When you have the beginning of a cold, nothing sparkly to wear and you really hate New Year’s, you watch television. If a certain station runs a marathon of vintage Twilight Zone episodes, your choice is made from the moment you hear “doo dee da doo, doo dee da doo” coming from what you think is your flat screen, but could, in fact, originate from another planetary system.
So I spent most of the last holiday weekend glued to the portal between reality and fact, science and suggestion, comfort and creeping horror. And I loved it.
I was about 12 when I first viewed “The Eye of the Beholder,” the famous episode where a beautiful woman screams in horror as she realizes that she looks different from everyone else. Everyone else, of course, sports swine-like faces with prominent snouts and hooded eyes. To see her reduced to paroxysms of grief because she doesn’t look like them begs the question: is beauty an absolute, or is it measured in relation to society’s standards?
Another memorable episode was “Walking Distance,” in which Gig Young played a man who was magically transported back to his boyhood home. There was an incredible amount of poignance when an adult confronts his mortality and the unappreciated joys of an unencumbered childhood. Watching the show today, the melancholy of the character melds with the actor’s own personal demons, which led him to take his own life.
There are so many exceptional episodes from the classic series, including several that have become a part of popular culture: “It’s A Good Life,” where a young boy is able to make people who anger him disappear “into the cornfield.” “Nightmare at 20,000 Feet,” where William Shatner sees a demon on the wing of a plane, and can’t convince anyone that he’s not having a mental breakdown. “Deaths Head Revisited” where a former SS officer returns to Dachau and finds himself put on trial by the ghosts of the prisoners he tortured. “The Hitch-Hiker” where Inger Stevens frantically tries to avoid a man she keeps seeing by the side of the road, seeking a ride, only to realize at the end that she has actually died.
As I watched these episodes, completely enthralled for hours on end and forgetting that I was in 2023, an unpleasant sensation began to creep over me.
When I saw Billy Mummy order people into oblivion, it reminded me of the MeToo movement, the Black Lives Matter Movement, Twitter, Facebook, the removal of statues and the erasure of murals, and the destruction of lives because someone didn’t like them.
Rod Serling’s petulant and vengeful little boy presaged an entire society that could no longer tolerate certain people, certain beliefs, certain traditions, values or moral precepts. And instead of making space for them in the marketplace of ideas, they were sent to the cornfield, where they have disappeared into the windswept stalks of grain.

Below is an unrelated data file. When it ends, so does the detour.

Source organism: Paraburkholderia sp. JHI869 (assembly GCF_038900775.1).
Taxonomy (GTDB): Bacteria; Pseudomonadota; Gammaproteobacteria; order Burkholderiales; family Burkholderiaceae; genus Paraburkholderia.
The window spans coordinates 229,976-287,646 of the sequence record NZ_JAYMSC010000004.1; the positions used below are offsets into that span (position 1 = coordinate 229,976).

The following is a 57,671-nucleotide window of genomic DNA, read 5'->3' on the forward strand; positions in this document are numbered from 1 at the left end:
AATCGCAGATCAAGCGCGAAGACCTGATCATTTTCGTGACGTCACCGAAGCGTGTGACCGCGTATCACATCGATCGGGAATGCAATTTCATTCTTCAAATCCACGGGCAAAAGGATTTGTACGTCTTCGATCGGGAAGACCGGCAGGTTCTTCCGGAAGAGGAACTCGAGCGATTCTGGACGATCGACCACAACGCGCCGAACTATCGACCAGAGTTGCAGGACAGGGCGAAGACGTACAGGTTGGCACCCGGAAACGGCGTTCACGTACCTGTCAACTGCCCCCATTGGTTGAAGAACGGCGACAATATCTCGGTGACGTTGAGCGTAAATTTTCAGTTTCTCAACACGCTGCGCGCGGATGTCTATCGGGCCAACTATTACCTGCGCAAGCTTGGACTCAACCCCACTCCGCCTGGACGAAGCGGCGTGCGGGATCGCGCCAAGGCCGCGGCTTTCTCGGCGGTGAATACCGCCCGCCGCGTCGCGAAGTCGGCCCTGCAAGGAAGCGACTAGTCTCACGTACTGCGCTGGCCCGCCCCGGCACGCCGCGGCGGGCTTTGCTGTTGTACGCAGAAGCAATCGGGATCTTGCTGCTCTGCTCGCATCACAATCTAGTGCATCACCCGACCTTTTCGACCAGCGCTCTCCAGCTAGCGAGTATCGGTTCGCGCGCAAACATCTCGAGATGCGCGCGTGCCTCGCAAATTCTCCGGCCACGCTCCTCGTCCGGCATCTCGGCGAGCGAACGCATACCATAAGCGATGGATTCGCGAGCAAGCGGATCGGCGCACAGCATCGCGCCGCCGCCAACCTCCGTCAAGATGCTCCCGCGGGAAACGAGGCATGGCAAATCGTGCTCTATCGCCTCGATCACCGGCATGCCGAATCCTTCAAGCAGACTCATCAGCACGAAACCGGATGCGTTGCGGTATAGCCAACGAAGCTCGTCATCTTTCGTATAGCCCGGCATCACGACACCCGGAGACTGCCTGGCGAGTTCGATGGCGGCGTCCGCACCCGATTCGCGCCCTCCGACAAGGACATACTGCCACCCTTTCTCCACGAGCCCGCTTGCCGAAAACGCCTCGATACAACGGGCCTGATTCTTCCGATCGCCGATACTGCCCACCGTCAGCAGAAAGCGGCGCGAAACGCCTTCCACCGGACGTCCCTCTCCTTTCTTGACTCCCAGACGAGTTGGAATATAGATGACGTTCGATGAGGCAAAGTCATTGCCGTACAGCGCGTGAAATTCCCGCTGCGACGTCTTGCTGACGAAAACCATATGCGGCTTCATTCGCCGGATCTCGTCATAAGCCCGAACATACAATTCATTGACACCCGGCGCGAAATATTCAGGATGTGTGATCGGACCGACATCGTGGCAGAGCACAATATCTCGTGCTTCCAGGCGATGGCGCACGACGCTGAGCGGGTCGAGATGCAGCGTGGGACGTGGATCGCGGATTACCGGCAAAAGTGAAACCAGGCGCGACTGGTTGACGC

Watching “Nightmare at 20,000 Feet,” it reminded me that people who are often telling the truth and trying to communicate danger to the rest of us are considered mentally ill, or worse. Parents who have sounded the alarm about the way their adolescent children are allowed to morph into gender fluid creatures, receiving irreversible medical treatment before they are able to reason through their sexual confusion, are called bigots, ignorant, or in some cases, criminal.
It’s like William Shatner trying to tell us that there is something there on the plane, and it’s threatening to take us all down with it, and we laugh and call him a fool.
Seeing Inger Stevens in agony as she realizes that her entire life has been lived in service to her parents, people who wanted a “child” to fill their emptiness but who programmed the “perfect” machine, reminded me of the way that people have begun to talk about abortion.
Women, who are horrified that Roe v. Wade has been overturned, have begun to use the language that would have fit right into a Twilight Zone episode: “reproductive autonomy,” “bodily integrity,” “my rights,” “unsustainable life,” “anti-choice villains.”
I understand that we live in a quite different world from the one that watched the original Twilight Zone episodes. We accept things now that were unthinkable then, and that’s a function of society. Things, inevitably, change.
But some things manage to remain the same. Our sense of decency, humanity, righteousness, compassion and dignity don’t change simply because the years advance. And watching Rod Serling’s mini masterpieces reminds me that the past is prologue, and we might have been living all along in a world that is slowly drifting into twilight.